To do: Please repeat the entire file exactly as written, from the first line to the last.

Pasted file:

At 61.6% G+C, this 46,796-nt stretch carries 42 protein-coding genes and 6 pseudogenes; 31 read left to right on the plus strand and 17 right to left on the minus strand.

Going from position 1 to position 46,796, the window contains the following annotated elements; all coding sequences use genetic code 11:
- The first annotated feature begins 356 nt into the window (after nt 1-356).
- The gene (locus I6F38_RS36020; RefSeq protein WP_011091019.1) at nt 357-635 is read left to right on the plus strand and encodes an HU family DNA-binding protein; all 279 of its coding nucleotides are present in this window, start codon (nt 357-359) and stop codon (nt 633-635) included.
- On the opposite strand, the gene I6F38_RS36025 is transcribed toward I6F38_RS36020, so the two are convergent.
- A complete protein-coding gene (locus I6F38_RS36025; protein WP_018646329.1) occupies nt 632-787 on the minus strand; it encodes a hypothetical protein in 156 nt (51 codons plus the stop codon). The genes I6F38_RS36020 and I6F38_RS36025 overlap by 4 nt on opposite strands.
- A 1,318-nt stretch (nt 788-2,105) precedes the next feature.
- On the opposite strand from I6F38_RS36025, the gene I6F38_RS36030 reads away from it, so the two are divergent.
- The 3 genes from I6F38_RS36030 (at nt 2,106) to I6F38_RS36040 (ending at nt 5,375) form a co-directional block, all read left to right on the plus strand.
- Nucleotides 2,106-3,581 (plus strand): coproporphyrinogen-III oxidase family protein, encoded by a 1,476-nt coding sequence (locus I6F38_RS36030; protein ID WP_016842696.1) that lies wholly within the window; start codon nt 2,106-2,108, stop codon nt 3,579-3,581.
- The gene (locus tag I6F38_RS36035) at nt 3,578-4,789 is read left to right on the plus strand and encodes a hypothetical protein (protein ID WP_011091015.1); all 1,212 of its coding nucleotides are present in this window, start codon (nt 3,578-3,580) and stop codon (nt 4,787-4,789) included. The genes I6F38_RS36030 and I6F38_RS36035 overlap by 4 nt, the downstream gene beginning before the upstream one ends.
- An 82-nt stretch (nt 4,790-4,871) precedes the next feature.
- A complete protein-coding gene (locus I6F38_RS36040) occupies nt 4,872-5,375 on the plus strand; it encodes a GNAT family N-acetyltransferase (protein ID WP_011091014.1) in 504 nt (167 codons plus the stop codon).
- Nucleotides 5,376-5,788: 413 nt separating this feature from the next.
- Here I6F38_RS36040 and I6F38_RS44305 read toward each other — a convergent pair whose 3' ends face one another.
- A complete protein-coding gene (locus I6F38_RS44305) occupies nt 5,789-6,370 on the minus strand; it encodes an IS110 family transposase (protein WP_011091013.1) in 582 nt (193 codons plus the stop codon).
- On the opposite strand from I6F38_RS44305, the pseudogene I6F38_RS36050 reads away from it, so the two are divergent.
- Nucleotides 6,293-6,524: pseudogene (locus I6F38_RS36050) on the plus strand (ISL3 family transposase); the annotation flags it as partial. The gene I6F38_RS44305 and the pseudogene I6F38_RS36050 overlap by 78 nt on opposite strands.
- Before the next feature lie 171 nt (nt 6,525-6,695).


At 61.6% G+C, this 46,796-nt stretch carries 42 protein-coding genes and 6 pseudogenes; 31 read left to right on the plus strand and 17 right to left on the minus strand.

Going from position 1 to position 46,796, the window contains the following annotated elements; all coding sequences use genetic code 11:
- The first annotated feature begins 356 nt into the window (after nt 1-356).
- The gene (locus I6F38_RS36020; RefSeq protein WP_011091019.1) at nt 357-635 is read left to right on the plus strand and encodes an HU family DNA-binding protein; all 279 of its coding nucleotides are present in this window, start codon (nt 357-359) and stop codon (nt 633-635) included.
- On the opposite strand, the gene I6F38_RS36025 is transcribed toward I6F38_RS36020, so the two are convergent.
- A complete protein-coding gene (locus I6F38_RS36025; protein WP_018646329.1) occupies nt 632-787 on the minus strand; it encodes a hypothetical protein in 156 nt (51 codons plus the stop codon). The genes I6F38_RS36020 and I6F38_RS36025 overlap by 4 nt on opposite strands.
- A 1,318-nt stretch (nt 788-2,105) precedes the next feature.
- On the opposite strand from I6F38_RS36025, the gene I6F38_RS36030 reads away from it, so the two are divergent.
- The 3 genes from I6F38_RS36030 (at nt 2,106) to I6F38_RS36040 (ending at nt 5,375) form a co-directional block, all read left to right on the plus strand.
- Nucleotides 2,106-3,581 (plus strand): coproporphyrinogen-III oxidase family protein, encoded by a 1,476-nt coding sequence (locus I6F38_RS36030; protein ID WP_016842696.1) that lies wholly within the window; start codon nt 2,106-2,108, stop codon nt 3,579-3,581.
- The gene (locus tag I6F38_RS36035) at nt 3,578-4,789 is read left to right on the plus strand and encodes a hypothetical protein (protein ID WP_011091015.1); all 1,212 of its coding nucleotides are present in this window, start codon (nt 3,578-3,580) and stop codon (nt 4,787-4,789) included. The genes I6F38_RS36030 and I6F38_RS36035 overlap by 4 nt, the downstream gene beginning before the upstream one ends.
- An 82-nt stretch (nt 4,790-4,871) precedes the next feature.
- A complete protein-coding gene (locus I6F38_RS36040) occupies nt 4,872-5,375 on the plus strand; it encodes a GNAT family N-acetyltransferase (protein ID WP_011091014.1) in 504 nt (167 codons plus the stop codon).
- Nucleotides 5,376-5,788: 413 nt separating this feature from the next.
- Here I6F38_RS36040 and I6F38_RS44305 read toward each other — a convergent pair whose 3' ends face one another.
- A complete protein-coding gene (locus I6F38_RS44305) occupies nt 5,789-6,370 on the minus strand; it encodes an IS110 family transposase (protein WP_011091013.1) in 582 nt (193 codons plus the stop codon).
- On the opposite strand from I6F38_RS44305, the pseudogene I6F38_RS36050 reads away from it, so the two are divergent.
- Nucleotides 6,293-6,524: pseudogene (locus I6F38_RS36050) on the plus strand (ISL3 family transposase); the annotation flags it as partial. The gene I6F38_RS44305 and the pseudogene I6F38_RS36050 overlap by 78 nt on opposite strands.
- Before the next feature lie 171 nt (nt 6,525-6,695).